There aren’t many parks in Vancouver that have a history as politicized as Oppenheimer Park.
The stray block of green space in the Downtown Eastside (DTES) has made headlines over the past weeks for the recently evicted tent city that sprung up within it, but that’s far from the only time that happenings in Oppenheimer have made the news.
From its beginnings as a park in historic Japantown to its later days as the “living room” for the Downtown Eastside, Oppenheimer has long been far more than just green space—it’s also been a crucial setting within the city’s political and cultural history.
Here are just a few prominent examples.
A park in Japantown
Oppenheimer Park initially opened in 1902 as the Powell Street Grounds, but it was later renamed in honour of David Oppenheimer, the city’s second mayor. At the time, the area around Oppenheimer Park was known as Japantown due to the high concentration of Japanese immigrants and businesses around it.
It was in Oppenheimer Park where the Asahi baseball team would practice.
Founded in 1914, the Asahi were an amateur Japanese-Canadian baseball team that went on to win multiple titles and championships during their existence. Most notably, they managed to win the Pacific Northwest Championship five years in a row.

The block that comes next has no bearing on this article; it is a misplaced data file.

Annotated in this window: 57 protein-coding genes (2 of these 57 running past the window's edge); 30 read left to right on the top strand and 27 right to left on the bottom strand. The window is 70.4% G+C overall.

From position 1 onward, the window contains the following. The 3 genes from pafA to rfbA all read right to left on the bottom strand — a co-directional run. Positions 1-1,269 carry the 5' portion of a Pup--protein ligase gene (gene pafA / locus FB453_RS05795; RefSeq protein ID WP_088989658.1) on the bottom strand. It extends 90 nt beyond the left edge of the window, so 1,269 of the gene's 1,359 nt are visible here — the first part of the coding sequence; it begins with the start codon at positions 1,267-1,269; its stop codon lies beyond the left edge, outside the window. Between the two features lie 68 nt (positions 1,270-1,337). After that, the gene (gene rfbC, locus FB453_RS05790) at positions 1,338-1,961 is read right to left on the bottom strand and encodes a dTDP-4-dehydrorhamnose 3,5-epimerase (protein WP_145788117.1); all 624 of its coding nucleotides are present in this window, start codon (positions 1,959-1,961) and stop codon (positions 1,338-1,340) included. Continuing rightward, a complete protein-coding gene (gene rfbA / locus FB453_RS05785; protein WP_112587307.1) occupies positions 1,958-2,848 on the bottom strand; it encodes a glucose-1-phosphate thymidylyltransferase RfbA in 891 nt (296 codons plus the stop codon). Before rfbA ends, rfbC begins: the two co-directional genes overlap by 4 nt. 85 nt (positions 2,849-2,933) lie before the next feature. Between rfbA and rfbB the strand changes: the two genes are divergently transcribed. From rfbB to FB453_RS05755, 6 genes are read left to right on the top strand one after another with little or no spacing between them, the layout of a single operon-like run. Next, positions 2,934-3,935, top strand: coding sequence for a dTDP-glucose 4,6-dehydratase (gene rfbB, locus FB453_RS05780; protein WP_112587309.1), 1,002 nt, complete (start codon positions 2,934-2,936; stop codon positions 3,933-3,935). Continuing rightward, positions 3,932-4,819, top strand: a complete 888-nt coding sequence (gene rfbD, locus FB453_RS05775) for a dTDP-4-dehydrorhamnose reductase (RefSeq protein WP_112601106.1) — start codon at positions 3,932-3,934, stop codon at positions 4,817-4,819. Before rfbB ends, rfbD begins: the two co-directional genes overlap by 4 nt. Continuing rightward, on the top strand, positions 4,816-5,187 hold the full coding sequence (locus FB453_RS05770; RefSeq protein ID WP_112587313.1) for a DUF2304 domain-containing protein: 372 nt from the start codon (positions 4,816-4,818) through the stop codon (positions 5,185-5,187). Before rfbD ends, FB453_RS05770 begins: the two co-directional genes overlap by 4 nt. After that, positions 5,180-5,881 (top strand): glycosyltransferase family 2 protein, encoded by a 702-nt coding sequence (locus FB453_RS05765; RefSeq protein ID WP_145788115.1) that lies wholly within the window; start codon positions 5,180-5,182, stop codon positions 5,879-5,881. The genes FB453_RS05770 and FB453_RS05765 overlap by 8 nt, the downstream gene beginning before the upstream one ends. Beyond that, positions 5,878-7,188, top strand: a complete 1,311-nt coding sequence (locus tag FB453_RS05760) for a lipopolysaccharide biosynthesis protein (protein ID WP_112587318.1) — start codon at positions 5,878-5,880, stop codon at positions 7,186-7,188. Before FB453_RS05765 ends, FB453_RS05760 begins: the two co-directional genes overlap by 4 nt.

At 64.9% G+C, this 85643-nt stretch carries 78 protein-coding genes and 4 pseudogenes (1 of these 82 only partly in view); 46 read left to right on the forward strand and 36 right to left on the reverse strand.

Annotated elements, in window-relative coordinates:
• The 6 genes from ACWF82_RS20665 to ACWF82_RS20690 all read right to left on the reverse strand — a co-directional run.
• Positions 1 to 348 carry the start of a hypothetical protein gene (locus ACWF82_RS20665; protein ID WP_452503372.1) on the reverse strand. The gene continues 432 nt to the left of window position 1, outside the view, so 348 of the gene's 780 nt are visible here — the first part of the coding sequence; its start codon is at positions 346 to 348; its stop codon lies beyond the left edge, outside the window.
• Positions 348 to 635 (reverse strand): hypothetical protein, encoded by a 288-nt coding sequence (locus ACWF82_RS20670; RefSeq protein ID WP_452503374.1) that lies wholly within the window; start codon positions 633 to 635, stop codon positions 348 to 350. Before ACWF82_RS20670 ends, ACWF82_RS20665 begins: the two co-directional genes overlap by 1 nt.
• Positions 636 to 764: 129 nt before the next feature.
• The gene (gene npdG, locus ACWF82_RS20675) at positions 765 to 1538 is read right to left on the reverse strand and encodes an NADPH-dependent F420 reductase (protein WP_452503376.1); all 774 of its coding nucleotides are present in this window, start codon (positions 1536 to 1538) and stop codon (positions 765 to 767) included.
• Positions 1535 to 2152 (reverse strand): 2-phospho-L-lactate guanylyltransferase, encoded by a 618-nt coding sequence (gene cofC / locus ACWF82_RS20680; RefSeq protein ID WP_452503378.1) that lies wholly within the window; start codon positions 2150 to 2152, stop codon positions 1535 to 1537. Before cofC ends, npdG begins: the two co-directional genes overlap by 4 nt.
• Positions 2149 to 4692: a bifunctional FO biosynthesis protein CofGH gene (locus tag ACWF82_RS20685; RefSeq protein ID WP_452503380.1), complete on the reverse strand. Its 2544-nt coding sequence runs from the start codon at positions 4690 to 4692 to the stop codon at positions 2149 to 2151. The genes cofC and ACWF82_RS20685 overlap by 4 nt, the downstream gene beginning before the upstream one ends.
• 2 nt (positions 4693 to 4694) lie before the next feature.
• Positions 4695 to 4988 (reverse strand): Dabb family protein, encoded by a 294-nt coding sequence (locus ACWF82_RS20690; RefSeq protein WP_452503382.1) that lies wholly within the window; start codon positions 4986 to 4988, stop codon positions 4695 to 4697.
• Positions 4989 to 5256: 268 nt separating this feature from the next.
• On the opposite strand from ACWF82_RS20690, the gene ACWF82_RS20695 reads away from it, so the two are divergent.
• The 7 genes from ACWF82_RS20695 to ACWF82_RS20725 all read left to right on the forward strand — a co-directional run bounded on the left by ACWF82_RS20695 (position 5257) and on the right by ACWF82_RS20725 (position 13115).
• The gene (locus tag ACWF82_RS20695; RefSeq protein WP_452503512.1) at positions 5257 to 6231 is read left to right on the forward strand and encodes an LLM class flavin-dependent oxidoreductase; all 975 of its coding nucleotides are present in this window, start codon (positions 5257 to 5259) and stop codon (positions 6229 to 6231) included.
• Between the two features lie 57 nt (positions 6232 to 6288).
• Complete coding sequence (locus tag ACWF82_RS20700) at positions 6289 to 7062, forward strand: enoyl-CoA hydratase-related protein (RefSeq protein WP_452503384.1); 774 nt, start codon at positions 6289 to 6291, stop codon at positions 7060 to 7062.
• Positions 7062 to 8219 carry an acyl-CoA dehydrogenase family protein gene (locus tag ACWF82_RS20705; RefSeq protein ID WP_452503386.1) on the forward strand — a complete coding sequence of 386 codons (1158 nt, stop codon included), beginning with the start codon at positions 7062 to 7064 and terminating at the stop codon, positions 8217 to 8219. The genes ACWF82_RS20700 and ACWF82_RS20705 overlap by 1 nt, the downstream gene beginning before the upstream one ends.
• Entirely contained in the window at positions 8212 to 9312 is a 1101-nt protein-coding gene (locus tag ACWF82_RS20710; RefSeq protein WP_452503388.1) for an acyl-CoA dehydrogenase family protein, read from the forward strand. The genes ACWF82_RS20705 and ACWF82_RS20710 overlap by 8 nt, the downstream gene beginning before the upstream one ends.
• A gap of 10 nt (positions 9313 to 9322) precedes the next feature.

Their success was particularly notable, given the hostile racist climate that Japanese Vancouverites lived within at the time.
“On the streets, we weren’t welcome,” recalled Kaye Kaminishi, the Asahi’s last surviving member, in a Heritage Minute released about the team earlier this year.
“But on the field, we were the Asahi: Vancouver’s champions. Everyone cheered for us. Our people had a voice.”
However, the internment of over 22,000 Japanese-Canadians during Second World War resulted in all of the team’s members being confined to camps throughout the country. The team was forced to disband.
Today, a plaque outside Oppenheimer Park from the national Historic Sites and Monuments Board acknowledges the Asahi baseball team as an event of national historic significance.